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Evolutionary aspects of neural control of coronary blood flow

A.W. Quail, D.B.F. Cottee, M. Hamut, P. Seah, D. McLeod, R. Blake and S.W. White, Cardiovascular Research Programme, Hunter Medical Research Institute, and Discipline of Human Physiology, School of Biomedical Sciences, Faculty of Health, University of Newcastle, Callaghan, NSW 2308, Australia.

An evolutionary perspective of the autonomic nerves and their many transmitters innervating the coronary circulation is reasonably well described, but the functional significance of this anatomy is poorly understood. This is a fertile area for investigation, given the poor oxygen reserve for defence normally in the myocardium, and the morbid impact of obstructive coronary disease. However, among mammalian species including man, Gregg & Fisher (1963) point out that the course and distribution of the major coronary arteries is remarkably similar. Intergroup differences are less pronounced than intragroup variations. Nevertheless, despite this anatomical knowledge, there is little systematic comparative data concerning functional neural control of coronary blood flow among mammalian species, and what exists implies that neural control of the coronary circulation differs between species. The enigma is manifest by the variable findings with acetylcholine e.g., Kalsner (1985) in his review, concluded that coronary resistance vessels from most species constrict in response to acetylcholine, and that the dog was the only species where coronary vessels dilate. Also, the diving seal constricts the circumflex bed possibly by atropine sensitive pathways (Elsner et al., 1985). In the midst of this uncertainty, one would think a successful design in evolutionary terms for neural coronary blood flow control in one mammalian species would be present in others. Finally, there is still a general assumption, probably erroneous (see below, Quail et al., 1996; White, 1998), that autonomic control of the different myocardial regions supplied by the right, circumflex and anterior descending coronary arteries, is uniform in effect.

Recently, we noted in the awake dog that baroreflex regulation of coronary blood flow and conductance varies between the left coronary beds when aortic pressure rises (Quail et al., 1996; White, 1998). Moreover, we were surprised to find that while baroreflex augmentation of coronary conductance appeared small in the face of loading the left ventricle, the quantitative neural effects were quite large when unmasked by the appearance of a strong constrictor response to the same stimulus following pharmacological autonomic blockade of cholinoceptors, α1-, α2-adrenoceptors, and β1-, β2-adrenoceptors (“total autonomic block”, TAB). In other words, the underlying myogenic constrictor response of the coronary vessels to an aortic pressure rise appears to dominate dilator metabolic effects, and in the absence of baroreflex-induced flow augmentation, the rise in blood flow is less than when the autonomic receptor mechanisms are intact. This may be important given the poor oxygen reserve in the coronary beds. Therefore, in the process of defence against multiple environmental stimuli normally confronting mammals, important reflex dilator neural factors prevail over constrictor factors. This is an interaction effect, largely hidden from experimental gaze in bench studies, and in less sensitive physiological models where anaesthetic agents themselves variably block pathways actually being sought.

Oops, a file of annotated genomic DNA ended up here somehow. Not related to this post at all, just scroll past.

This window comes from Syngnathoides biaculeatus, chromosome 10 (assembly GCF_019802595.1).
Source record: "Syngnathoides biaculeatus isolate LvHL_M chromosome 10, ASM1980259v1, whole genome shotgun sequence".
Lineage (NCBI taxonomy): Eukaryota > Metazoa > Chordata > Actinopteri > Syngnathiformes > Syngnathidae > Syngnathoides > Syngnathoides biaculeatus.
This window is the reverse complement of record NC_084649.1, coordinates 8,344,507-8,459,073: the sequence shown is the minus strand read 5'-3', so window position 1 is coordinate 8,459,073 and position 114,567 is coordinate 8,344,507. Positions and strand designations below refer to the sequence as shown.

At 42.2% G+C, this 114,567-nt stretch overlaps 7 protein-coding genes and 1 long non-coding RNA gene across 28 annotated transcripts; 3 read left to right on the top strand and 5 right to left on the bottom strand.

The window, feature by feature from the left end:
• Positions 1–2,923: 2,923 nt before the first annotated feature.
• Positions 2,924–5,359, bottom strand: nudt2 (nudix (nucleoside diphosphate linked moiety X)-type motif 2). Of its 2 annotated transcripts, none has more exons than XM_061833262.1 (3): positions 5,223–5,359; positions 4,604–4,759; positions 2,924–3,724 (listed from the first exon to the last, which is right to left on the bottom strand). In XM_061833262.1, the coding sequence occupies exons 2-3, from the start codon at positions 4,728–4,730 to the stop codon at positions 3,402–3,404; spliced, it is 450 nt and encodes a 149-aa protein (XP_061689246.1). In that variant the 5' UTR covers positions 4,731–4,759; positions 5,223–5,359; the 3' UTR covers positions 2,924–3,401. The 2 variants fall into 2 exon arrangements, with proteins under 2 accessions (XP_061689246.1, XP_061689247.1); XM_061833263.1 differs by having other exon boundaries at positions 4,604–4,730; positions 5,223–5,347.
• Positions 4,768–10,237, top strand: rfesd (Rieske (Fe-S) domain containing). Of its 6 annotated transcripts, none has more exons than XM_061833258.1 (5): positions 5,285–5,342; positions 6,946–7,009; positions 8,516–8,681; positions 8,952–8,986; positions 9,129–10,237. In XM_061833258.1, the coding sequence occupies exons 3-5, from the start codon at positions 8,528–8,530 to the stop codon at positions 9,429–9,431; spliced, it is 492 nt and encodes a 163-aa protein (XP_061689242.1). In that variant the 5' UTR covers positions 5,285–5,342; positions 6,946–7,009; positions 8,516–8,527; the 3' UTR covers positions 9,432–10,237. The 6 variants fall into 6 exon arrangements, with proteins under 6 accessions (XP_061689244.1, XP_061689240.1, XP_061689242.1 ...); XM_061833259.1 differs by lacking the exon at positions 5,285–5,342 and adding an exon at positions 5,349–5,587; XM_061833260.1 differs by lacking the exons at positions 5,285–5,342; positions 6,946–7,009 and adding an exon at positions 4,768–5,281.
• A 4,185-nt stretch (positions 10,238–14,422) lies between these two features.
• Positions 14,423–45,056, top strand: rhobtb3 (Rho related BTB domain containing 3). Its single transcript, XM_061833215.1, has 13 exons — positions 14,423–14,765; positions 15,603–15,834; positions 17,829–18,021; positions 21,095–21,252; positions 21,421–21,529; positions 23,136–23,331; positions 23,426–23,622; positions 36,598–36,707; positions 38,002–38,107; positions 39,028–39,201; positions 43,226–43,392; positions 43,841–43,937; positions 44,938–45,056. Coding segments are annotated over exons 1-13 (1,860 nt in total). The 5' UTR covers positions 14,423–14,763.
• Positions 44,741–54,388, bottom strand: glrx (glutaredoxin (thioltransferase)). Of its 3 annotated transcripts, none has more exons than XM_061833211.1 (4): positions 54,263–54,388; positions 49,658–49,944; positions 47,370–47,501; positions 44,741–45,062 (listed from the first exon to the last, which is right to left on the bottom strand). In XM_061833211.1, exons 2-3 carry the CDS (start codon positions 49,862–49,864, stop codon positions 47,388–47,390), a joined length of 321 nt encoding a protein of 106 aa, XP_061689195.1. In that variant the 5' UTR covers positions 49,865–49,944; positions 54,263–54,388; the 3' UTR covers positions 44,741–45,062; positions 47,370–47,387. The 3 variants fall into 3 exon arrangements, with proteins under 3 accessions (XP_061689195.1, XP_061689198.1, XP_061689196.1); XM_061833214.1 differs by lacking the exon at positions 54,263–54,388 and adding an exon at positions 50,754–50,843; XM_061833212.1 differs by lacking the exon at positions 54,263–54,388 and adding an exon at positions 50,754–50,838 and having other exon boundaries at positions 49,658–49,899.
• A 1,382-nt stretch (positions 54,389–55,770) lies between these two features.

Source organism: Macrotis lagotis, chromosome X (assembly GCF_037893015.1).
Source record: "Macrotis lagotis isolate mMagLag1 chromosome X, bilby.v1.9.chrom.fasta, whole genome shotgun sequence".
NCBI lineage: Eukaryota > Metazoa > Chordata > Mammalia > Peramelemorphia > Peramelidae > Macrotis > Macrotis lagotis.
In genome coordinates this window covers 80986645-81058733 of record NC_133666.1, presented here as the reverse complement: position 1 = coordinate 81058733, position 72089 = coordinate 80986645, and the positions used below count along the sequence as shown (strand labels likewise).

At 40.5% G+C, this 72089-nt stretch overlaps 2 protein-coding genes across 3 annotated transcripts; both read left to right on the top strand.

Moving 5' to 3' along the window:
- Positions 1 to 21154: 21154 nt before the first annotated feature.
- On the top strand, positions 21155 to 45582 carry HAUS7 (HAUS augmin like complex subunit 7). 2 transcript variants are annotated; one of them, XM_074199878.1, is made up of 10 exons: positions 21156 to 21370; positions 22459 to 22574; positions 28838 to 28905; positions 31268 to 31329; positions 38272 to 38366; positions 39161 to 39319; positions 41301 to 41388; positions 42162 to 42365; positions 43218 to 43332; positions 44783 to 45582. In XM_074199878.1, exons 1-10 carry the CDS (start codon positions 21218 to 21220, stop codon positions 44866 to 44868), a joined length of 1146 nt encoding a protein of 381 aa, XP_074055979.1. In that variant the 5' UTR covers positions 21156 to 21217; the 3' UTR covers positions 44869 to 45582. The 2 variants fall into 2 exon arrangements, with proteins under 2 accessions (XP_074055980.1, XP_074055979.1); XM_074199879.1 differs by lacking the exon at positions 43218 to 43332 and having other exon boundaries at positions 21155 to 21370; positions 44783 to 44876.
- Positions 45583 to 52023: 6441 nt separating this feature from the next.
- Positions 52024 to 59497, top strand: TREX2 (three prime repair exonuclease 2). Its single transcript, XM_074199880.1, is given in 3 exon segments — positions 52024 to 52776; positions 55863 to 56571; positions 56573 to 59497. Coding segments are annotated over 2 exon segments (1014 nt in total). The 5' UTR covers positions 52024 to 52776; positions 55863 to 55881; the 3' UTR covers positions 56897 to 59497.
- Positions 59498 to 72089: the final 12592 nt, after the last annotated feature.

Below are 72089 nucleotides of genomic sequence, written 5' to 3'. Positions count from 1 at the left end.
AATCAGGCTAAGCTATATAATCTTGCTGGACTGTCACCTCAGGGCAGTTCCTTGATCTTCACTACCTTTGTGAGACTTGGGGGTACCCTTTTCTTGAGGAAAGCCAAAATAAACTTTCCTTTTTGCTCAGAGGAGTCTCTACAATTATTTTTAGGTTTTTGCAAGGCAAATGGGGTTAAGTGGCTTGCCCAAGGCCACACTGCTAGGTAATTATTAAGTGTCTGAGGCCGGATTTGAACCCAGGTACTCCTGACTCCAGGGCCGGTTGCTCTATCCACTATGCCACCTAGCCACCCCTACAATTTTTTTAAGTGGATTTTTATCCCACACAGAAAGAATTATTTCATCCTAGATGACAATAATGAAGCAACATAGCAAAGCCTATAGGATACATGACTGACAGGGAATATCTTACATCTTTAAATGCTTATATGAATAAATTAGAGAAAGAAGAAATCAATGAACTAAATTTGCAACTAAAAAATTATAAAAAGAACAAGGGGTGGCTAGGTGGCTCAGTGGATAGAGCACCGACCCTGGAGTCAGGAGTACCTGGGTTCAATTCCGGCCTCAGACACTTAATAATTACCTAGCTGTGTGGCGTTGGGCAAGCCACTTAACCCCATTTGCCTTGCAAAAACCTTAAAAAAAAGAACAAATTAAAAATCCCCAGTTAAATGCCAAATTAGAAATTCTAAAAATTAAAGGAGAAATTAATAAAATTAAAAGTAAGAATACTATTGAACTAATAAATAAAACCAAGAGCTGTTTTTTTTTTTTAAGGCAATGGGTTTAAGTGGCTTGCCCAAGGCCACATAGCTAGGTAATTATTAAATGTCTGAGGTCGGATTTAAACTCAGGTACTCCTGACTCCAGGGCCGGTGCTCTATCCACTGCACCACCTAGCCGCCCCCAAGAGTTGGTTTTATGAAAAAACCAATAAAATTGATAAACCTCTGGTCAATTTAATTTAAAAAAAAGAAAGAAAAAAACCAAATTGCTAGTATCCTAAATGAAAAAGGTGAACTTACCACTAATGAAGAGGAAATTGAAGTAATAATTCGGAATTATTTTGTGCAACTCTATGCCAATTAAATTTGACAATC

In order to investigate baroreflex regulation among mammalian species, we recently compared the responses of awake dogs, with those in awake sheep (see Hamut et al., this issue). Interestingly, the results show that in the regions supplied by the circumflex and anterior descending coronary arteries, the baroreflex pattern of effect across the beds in sheep is qualitatively similar to that of the dog. However, the quantitative effects in sheep are less than in the dog. The main similarity between species is the neural augmentation flow effect in the circumflex bed when aortic pressure rises. In the sheep this amounts to 136% of control at 8s in the intact animal, but is significantly less at 124% following TAB. These effects are relatively less in the anterior descending bed, and not apparent in the right coronary bed. The quantitative role of the different receptor classifications and their interactions within the neural control 'TAB' examined in these studies, and the role of other (residual) neural mechanisms, remains to be elucidated. It is concluded that the baroreflex patterns of neural control in different left coronary beds are qualitatively similar in dogs and sheep. This suggests that a common evolutionary pattern of neural control has emerged, within mammalian species.

Gregg GE & Fisher LC. (1963) In: Handbook of Physiology (Section 2: Circulation), ed. Hamilton WF & Dow pp. 1517-84. Washington DC: American Physiological Society.

Kalsner S. (1985) Journal of Physiology, 358:509-26.

Elsner R, Millard RW, Kjekshus JK, White F, Blix AS & Kemper WS. (1985) American Journal of Physiology, 249:H1119-26.

Quail AW, Cottee DBF, White SW, Porges WL & Hennessy EJ. (1996) Clinical and Experimental Pharmacology and Physiology, 23: 866-73.

White SW. (1998) Cardiologia, 43: 559-70.

Funding: Hunter Medical Research Institute